EUGENE, Ore. -- This one will sting for quite some time.
It's not just that UCLA lost to Oregon, 75-68, Saturday at Matthew Knight Arena, and it's not even that the Bruins blew a 13-point halftime lead in doing so. The most troubling thing about this loss is what is says about the mental toughness of this season's UCLA team.
Tough teams win on the road, but UCLA has not shown the ability to do that. Tough teams don't get rattled, but UCLA did exactly that for the second consecutive game. Tough teams play complete games, but UCLA can't seem to string together a consistent 40-minute effort on both ends of the floor. Tough teams fight and will themselves to win, but that doesn't seem to be a part of the team's makeup.
What it all adds up to is a team that is struggling to stay afloat in a weak Pac-12 conference even when the conference leaders can't seem to figure out how to stay on top. The Bruins (10-9, 3-4) were swept on this Oregon swing and leave the Beaver State in seventh place in the Pac-12.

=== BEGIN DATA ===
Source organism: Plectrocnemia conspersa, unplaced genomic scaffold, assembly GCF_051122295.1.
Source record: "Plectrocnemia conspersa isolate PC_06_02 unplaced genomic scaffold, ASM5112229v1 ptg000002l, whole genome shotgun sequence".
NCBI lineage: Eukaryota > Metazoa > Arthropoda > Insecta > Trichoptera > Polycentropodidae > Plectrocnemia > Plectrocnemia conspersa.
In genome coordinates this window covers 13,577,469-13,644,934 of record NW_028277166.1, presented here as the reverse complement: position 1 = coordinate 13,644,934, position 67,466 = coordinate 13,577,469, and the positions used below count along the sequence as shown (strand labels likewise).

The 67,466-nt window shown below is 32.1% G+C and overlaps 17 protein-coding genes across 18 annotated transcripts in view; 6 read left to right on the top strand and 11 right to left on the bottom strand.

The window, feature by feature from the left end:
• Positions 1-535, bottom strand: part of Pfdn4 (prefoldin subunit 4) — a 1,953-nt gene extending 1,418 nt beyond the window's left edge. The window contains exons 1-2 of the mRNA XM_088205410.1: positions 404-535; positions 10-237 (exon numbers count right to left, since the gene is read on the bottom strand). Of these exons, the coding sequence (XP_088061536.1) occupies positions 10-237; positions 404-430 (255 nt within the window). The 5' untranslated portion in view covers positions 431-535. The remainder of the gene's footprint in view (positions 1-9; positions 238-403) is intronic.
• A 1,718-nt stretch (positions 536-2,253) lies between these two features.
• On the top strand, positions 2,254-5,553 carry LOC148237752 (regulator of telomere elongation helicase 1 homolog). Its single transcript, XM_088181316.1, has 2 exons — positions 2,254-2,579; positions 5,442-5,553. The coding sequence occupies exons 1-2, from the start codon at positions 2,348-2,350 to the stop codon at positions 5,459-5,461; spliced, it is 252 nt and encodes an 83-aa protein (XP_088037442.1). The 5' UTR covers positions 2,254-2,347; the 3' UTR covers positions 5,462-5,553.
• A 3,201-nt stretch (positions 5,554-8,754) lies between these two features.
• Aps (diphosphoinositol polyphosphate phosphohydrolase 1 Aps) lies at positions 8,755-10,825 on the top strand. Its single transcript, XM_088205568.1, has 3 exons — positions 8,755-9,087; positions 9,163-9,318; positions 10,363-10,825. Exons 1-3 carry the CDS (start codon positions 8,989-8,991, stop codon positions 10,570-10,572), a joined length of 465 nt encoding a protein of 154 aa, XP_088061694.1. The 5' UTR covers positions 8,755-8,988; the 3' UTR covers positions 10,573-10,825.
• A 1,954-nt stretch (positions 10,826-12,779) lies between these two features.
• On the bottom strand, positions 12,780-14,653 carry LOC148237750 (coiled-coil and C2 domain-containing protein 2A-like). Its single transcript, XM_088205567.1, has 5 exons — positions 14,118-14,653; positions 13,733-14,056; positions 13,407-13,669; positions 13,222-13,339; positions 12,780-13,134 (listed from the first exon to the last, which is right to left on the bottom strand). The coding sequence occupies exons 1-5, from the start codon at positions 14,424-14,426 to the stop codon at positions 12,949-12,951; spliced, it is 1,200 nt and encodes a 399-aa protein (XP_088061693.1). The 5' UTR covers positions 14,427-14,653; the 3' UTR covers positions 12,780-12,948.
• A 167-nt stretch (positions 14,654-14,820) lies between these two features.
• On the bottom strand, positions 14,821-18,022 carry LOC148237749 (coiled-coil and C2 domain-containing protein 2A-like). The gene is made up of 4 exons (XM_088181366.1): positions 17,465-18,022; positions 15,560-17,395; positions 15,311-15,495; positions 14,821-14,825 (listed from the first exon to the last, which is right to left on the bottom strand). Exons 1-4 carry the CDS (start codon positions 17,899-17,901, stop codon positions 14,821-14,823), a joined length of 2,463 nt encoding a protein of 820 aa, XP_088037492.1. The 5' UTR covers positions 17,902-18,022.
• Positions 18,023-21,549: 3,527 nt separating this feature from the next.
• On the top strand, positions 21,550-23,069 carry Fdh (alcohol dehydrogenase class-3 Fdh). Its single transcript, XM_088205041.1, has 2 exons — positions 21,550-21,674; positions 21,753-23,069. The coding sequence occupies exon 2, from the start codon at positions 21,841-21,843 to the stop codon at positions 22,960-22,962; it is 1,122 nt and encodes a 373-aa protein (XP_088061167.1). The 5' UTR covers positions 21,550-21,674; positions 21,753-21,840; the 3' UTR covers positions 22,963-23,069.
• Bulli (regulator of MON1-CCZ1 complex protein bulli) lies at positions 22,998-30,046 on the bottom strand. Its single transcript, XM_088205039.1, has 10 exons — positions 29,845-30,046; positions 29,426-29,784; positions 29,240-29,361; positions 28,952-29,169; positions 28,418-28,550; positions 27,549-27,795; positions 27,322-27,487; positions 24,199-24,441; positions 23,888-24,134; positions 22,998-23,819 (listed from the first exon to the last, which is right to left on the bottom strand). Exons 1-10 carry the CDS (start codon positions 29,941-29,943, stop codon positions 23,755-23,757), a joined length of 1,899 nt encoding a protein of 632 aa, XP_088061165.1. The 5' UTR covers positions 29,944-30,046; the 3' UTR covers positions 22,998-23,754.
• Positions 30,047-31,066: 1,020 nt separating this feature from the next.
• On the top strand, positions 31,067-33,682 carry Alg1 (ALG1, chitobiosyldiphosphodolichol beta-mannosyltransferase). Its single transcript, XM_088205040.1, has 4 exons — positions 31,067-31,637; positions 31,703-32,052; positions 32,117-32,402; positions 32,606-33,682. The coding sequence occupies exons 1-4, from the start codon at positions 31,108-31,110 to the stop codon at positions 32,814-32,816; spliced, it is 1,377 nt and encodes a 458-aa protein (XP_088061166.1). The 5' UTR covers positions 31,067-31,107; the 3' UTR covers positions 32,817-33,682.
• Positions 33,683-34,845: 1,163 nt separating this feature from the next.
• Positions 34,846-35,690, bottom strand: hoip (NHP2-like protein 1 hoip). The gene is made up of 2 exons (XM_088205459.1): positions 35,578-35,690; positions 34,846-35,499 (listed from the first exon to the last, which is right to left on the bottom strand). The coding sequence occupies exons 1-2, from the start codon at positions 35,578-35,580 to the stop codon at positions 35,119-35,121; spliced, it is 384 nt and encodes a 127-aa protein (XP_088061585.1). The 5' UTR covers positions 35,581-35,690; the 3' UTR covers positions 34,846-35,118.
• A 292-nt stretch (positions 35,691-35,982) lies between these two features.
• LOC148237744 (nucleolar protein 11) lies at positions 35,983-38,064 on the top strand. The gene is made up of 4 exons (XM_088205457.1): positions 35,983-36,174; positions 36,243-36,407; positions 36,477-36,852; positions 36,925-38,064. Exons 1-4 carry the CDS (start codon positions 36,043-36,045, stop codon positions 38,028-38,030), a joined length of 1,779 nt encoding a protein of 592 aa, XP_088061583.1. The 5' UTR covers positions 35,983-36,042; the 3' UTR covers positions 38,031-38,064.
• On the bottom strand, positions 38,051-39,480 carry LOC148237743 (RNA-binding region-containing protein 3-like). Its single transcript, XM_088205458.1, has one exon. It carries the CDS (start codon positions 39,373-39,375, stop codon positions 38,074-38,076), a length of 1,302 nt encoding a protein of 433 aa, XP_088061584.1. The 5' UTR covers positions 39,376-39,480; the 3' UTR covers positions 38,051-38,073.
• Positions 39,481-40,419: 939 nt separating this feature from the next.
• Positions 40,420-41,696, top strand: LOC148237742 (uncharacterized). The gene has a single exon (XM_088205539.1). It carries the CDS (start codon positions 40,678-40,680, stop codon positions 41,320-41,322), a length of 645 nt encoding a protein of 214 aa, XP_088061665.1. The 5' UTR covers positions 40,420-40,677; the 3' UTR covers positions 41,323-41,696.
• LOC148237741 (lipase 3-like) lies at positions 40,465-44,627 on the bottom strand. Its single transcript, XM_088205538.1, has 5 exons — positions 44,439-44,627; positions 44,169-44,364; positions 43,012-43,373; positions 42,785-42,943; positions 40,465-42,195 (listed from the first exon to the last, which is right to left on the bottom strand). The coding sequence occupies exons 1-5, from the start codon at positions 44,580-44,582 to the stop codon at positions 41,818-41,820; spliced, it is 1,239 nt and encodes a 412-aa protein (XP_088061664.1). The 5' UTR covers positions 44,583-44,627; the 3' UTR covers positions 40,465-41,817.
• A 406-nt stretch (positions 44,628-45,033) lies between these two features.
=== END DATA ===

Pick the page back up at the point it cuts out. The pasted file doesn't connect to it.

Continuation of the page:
Yes, the Bruins, picked to win the Pac-12 in a preseason poll, are in seventh place and going nowhere fast and they have nobody but themselves to blame. That the Bruins had a 37-24 lead on the road against one of the conference's better teams says a lot about their ability to compete in the conference. That UCLA fell apart in the second half shows how far the Bruins have to go to be able to compete.
"We’ve got to be mentally tougher," coach Ben Howland said.
UCLA came on this Oregon trip needing a sweep to rekindle thoughts of winning the Pac-12 title, but now must refocus on simply trying not to embarrass itself. The last time the Bruins were swept on the Oregon trip was 2004 and it has happened only six times in 48 years, so that tells you how close they are to irrelevancy.
The NCAA tournament seems a far-fetched pipe dream at this point and a berth in the second-tier NIT tournament is also fading fast. Thankfully the CIT and CBI might still come a knocking, but any type of postseason for the Bruins will require a turnaround in the mental toughness and maturity department.